Accurately or not, Bush Administration officials have described the prisoner abuses at Abu Ghraib and Guantánamo as the unauthorized actions of ill-trained personnel, eleven of whom have been convicted of crimes. By contrast, the treatment of high-value detainees has been directly, and repeatedly, approved by President Bush. The program is monitored closely by C.I.A. lawyers, and supervised by the agency’s director and his subordinates at the Counterterrorism Center. While Mohammed was being held by the agency, detailed dossiers on the treatment of detainees were regularly available to the former C.I.A. director George Tenet, according to informed sources inside and outside the agency. Through a spokesperson, Tenet denied making day-to-day decisions about the treatment of individual detainees. But, according to a former agency official, “Every single plan is drawn up by interrogators, and then submitted for approval to the highest possible level—meaning the director of the C.I.A. Any change in the plan—even if an extra day of a certain treatment was added—was signed off by the C.I.A. director.”

n September 17, 2001, President Bush signed a secret Presidential finding authorizing the C.I.A. to create paramilitary teams to hunt, capture, detain, or kill designated terrorists almost anywhere in the world. Yet the C.I.A. had virtually no trained interrogators. A former C.I.A. officer involved in fighting terrorism said that, at first, the agency was crippled by its lack of expertise. “It began right away, in Afghanistan, on the fly,” he recalled. “They invented the program of interrogation with people who had no understanding of Al Qaeda or the Arab world.” The former officer said that the pressure from the White House, in particular from Vice-President Dick Cheney, was intense: “They were pushing us: ‘Get information! Do not let us get hit again!’ ” In the scramble, he said, he searched the C.I.A.’s archives, to see what interrogation techniques had worked in the past. He was particularly impressed with the Phoenix Program, from the Vietnam War. Critics, including military historians, have described it as a program of state-sanctioned torture and murder. A Pentagon-contract study found that, between 1970 and 1971, ninety-seven per cent of the Vietcong targeted by the Phoenix Program were of negligible importance. But, after September 11th, some C.I.A. officials viewed the program as a useful model. A. B. Krongard, who was the executive director of the C.I.A. from 2001 to 2004, said that the agency turned to “everyone we could, including our friends in Arab cultures,” for interrogation advice, among them those in Egypt, Jordan, and Saudi Arabia, all of which the State Department regularly criticizes for human-rights abuses.

The C.I.A. knew even less about running prisons than it did about hostile interrogations. Tyler Drumheller, a former chief of European operations at the C.I.A., and the author of a recent book, “On the Brink: How the White House Compromised U.S. Intelligence,” said, “The agency had no experience in detention. Never. But they insisted on arresting and detaining people in this program. It was a mistake, in my opinion. You can’t mix intelligence and police work. But the White House was really pushing. They wanted someone to do it. So the C.I.A. said, ‘We’ll try.’ George Tenet came out of politics, not intelligence. His whole modus operandi was to please the principal. We got stuck with all sorts of things. This is really the legacy of a director who never said no to anybody.”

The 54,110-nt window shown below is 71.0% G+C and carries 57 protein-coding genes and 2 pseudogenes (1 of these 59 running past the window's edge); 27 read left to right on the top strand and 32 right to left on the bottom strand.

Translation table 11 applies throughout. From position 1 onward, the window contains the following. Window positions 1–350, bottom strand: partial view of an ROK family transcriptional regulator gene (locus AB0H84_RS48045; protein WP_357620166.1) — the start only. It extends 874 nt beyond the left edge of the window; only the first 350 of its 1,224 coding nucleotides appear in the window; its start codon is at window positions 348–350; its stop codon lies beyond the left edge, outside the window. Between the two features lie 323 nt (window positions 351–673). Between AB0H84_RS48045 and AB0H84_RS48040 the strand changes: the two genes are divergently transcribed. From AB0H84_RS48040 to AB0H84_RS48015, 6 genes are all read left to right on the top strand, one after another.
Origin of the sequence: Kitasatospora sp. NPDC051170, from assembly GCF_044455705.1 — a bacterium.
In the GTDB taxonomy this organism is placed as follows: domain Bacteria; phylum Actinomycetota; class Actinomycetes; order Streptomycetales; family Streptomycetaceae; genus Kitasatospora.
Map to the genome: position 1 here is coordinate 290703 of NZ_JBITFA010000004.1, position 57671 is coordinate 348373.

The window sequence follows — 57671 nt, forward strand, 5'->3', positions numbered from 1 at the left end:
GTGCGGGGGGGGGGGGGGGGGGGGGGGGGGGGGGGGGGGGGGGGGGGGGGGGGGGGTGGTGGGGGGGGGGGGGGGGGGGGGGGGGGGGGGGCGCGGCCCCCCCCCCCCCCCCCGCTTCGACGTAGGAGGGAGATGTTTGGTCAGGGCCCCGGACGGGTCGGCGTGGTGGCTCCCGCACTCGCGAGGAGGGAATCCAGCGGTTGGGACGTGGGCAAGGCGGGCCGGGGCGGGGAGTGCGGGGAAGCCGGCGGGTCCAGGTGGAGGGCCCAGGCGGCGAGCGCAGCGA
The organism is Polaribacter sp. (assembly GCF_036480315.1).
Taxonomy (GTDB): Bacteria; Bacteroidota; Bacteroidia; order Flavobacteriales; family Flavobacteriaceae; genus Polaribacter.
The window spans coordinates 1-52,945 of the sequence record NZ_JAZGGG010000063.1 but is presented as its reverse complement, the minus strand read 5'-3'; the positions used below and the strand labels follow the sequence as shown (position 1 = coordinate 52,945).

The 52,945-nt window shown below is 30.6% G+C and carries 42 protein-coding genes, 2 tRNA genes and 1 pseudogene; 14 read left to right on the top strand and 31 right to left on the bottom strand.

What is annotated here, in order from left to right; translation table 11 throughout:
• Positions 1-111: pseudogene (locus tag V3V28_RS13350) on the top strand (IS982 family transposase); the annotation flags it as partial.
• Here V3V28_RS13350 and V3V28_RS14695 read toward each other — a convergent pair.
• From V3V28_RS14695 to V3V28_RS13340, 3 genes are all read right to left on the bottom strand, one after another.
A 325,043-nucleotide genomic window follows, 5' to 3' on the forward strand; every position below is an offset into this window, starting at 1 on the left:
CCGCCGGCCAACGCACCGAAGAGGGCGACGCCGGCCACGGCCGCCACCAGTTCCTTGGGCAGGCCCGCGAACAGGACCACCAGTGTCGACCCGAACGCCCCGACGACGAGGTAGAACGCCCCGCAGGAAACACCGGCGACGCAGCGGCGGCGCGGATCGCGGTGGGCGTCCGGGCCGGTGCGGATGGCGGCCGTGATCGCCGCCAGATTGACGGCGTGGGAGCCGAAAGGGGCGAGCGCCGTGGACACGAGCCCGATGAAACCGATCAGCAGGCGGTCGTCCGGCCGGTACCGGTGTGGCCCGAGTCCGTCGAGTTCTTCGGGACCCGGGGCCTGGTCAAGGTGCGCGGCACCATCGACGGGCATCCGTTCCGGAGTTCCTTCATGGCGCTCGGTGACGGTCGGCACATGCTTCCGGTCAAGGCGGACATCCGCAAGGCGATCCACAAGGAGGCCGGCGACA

Many officials inside the C.I.A. had misgivings. “A lot of us knew this would be a can of worms,” the former officer said. “We warned them, It’s going to become an atrocious mess.” The problem from the start, he said, was that no one had thought through what he called “the disposal plan.” He continued, “What are you going to do with these people? The utility of someone like K.S.M. is, at most, six months to a year. You exhaust them. Then what? It would have been better if we had executed them.”

The C.I.A. program’s first important detainee was Abu Zubaydah, a top Al Qaeda operative, who was captured by Pakistani forces in March of 2002. Lacking in-house specialists on interrogation, the agency hired a group of outside contractors, who implemented a regime of techniques that one well-informed former adviser to the American intelligence community described as “a ‘Clockwork Orange’ kind of approach.” The experts were retired military psychologists, and their backgrounds were in training Special Forces soldiers how to survive torture, should they ever be captured by enemy states. The program, known as SERE—an acronym for Survival, Evasion, Resistance, and Escape—was created at the end of the Korean War. It subjected trainees to simulated torture, including waterboarding (simulated drowning), sleep deprivation, isolation, exposure to temperature extremes, enclosure in tiny spaces, bombardment with agonizing sounds, and religious and sexual humiliation. The SERE program was designed strictly for defense against torture regimes, but the C.I.A.’s new team used its expertise to help interrogators inflict abuse. “They were very arrogant, and pro-torture,” a European official knowledgeable about the program said. “They sought to render the detainees vulnerable—to break down all of their senses. It takes a psychologist trained in this to understand these rupturing experiences.”